The Empire Strikes Back 80 - Alexander Goes to War
While the Regency Council ruling for Alexander did not have the authority to start wars, they had the authority to respond to their allies. Norway had been a warmonger in Southeast Asia for several years, and finally they provoked a larger war.
While XI. Legio moved against Khmer and Wu, the war against Sennar was won. Hopefully there would soon be peace so the Empire could be divested of those lands.
The bold charges by the Imperial cavalry had proven decisive on the battlefield for some time. So they were given better armor and the horses that could carry that weight, making them that much more a shock on the battlefield.
As well, a greatly skilled engineer was found in Italy. When given charge of the Imperial Corps of Engineers, he significantly improved their capabilities.
The Royal Mortars had proved the value of mobile artillery, so the Legions developed and deployed new ‘flying artillery’ cohorts that were even more mobile and destructive on the battlefield.
Scarce had peace been made in east Asia when Russia drew the Empire into a war against Adal, Ethiopia, Bavaria, and Switzerland (although Ethiopia immediately agreed to a white peace).
IV. Legio, XIX. Legio, XXII. Legio, and XXIII. Legio moved to attack in Europe.
Bavaria was distracted by a war with Hungary, but once they had won it, they attacked XXII. Legio with forty thousand of their own men. When XXII. Legio repelled that attack, they had little time to recover before a second assault of forty thousand men wiped them from the map.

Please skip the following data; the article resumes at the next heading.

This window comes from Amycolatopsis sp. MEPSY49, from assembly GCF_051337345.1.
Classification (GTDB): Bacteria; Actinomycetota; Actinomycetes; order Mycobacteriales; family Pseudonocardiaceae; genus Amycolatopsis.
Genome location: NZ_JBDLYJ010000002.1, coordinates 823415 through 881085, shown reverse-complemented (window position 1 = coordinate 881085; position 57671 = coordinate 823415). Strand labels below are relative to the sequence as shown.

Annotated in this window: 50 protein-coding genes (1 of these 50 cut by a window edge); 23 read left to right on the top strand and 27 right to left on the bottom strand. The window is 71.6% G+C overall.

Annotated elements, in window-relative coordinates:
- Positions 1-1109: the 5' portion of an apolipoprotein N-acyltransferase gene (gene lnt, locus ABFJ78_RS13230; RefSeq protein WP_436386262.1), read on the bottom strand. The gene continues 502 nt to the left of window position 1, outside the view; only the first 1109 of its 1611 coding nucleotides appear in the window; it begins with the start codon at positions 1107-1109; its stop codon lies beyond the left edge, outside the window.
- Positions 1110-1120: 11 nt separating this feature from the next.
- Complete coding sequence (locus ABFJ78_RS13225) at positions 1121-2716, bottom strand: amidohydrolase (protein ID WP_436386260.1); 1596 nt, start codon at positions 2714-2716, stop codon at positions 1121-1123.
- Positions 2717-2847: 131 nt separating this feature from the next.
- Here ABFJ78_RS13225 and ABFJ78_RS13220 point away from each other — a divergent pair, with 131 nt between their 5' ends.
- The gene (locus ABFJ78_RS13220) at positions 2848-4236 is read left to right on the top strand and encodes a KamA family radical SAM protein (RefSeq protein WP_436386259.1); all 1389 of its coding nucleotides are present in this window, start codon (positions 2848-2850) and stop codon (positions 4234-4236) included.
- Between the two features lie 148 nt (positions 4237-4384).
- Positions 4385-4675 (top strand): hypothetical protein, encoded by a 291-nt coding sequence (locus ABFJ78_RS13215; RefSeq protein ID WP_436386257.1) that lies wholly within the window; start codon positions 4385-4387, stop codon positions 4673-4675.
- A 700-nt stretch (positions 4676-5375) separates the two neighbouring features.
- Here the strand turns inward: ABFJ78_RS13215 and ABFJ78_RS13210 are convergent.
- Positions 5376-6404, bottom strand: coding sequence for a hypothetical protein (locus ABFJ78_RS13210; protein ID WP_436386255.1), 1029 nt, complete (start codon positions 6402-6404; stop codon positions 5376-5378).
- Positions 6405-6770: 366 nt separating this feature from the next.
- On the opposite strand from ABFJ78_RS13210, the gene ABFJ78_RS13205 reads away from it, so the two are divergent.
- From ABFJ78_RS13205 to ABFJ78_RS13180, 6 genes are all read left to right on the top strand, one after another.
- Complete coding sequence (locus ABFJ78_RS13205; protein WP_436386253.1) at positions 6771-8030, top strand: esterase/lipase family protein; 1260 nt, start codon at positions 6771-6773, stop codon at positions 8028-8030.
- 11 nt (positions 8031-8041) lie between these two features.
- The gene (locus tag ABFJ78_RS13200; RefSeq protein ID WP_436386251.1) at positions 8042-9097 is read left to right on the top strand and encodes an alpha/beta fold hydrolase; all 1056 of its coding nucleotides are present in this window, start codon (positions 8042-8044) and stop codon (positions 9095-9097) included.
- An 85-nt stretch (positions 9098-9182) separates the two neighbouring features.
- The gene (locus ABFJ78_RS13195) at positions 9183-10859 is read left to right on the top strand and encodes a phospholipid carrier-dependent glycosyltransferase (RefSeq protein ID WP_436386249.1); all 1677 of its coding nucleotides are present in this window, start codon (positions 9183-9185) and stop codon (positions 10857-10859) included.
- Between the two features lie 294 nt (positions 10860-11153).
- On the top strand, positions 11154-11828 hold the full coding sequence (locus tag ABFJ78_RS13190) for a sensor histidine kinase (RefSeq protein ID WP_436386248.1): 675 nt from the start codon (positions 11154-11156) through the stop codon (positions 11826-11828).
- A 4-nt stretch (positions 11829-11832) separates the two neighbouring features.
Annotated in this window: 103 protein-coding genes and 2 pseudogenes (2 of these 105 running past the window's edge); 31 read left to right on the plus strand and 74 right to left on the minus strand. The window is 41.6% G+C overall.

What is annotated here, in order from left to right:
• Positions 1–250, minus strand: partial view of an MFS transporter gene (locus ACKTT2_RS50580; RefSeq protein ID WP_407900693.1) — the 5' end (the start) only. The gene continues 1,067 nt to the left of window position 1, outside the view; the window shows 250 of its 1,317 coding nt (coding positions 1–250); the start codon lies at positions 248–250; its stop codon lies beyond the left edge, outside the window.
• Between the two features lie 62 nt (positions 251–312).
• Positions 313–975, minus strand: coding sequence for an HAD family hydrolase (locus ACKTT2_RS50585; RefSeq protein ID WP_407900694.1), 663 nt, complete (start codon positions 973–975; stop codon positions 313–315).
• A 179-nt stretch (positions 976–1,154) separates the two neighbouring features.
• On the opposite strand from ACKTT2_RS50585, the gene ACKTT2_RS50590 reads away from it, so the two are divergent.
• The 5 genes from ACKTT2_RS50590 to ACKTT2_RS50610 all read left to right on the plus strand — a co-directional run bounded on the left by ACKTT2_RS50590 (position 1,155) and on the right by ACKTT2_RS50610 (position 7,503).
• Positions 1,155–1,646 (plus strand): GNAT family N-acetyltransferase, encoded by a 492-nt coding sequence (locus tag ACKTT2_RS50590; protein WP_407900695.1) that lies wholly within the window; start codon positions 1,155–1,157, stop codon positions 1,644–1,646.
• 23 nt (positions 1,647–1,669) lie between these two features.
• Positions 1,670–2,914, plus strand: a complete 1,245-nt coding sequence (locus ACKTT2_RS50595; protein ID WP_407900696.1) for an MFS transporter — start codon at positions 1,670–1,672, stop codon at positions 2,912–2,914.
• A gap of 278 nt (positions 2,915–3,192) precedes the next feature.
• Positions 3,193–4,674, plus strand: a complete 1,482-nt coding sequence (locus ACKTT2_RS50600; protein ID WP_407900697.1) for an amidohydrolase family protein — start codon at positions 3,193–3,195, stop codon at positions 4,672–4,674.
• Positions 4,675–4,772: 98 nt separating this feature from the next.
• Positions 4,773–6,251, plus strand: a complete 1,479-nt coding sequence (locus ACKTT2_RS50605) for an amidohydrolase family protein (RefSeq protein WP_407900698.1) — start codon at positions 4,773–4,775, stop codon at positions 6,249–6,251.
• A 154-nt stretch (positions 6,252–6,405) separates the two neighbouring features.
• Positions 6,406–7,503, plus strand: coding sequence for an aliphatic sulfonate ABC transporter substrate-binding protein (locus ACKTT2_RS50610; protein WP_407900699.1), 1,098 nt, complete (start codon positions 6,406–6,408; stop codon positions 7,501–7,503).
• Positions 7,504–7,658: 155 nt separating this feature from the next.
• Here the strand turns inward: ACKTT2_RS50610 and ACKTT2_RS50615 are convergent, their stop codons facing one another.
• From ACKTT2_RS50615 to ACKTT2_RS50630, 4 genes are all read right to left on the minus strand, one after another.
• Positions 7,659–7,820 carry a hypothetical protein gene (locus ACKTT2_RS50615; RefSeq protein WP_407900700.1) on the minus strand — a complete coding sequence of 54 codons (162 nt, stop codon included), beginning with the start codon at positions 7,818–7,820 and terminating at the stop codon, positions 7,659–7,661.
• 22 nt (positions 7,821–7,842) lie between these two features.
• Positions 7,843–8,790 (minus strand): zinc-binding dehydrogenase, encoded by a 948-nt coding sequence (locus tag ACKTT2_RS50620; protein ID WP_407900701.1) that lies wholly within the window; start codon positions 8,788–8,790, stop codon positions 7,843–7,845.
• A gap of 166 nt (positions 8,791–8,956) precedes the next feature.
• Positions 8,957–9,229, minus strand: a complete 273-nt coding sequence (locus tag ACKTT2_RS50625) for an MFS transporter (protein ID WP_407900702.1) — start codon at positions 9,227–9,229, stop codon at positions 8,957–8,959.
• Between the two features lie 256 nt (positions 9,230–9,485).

The other nearby legions broke their sieges as soon as they received word, moving to avenge their fallen brethren. Within a few months, they had destroyed the entire Bavarian army.
The war dragged on as the legions sought to convince the besieged lands of their enemies to surrender. As they neared complete victory, Alexander came of age (naming a young cousin heir).
Alexander took a swath of Bavaria in retribution for the defeat of XXII. Legio.
From Adal he took more of south Africa and forced them to give up their claims to many of the lands they had once held.
During this last war, Norway had again attacked a minor south-east Asian power and drawn the Empire into the war. Alexander took most of Java from Mataram for the Empire’s part in the war.
This left Alexander with a terrible reputation as a warmonger (in this, he took after his namesake). So he freed the La Plata region of South America, which had also been clamoring for more independence (and being distant, was nigh ungovernable).
For the next two years, he focused on land swaps between various states, for the purpose of drawing world borders as the Empire had long desired them. While he did this, he began a propaganda campaign to change people’s interest from exploring the world (it had already been mostly explored) to pride in the locally drawn cohorts of the legions. Many cynically-inclined people saw through the propaganda, but enough money poured into supporting local causes soon restored stability in the Empire.1
The land swaps badly hurt Alexander’s prestige (as the court could only ever see it as selling lands), so once he had adjusted borders to his liking, he declared war on Kanem Bornu, who was defended by Mali. March of 1777 saw Kanem Bornu completely annexed. August of 1778 saw Mali give up more land.
Under Alexander’s administration, the Empire had entered a new renaissance of development. It seemed that new innovations in all areas of life arrived yearly2. And so it was that the Legions became even more drilled and disciplined.
The legions were sent to war against Gondar, with Adal coming to their defense. It took little time for Gondar to agree to give up Geizra (they later suffered a complete economic and political breakdown, ceasing to exist as a nation).
Adal then gave up the last of southern Africa under their control.
Alexander was living up to his namesake.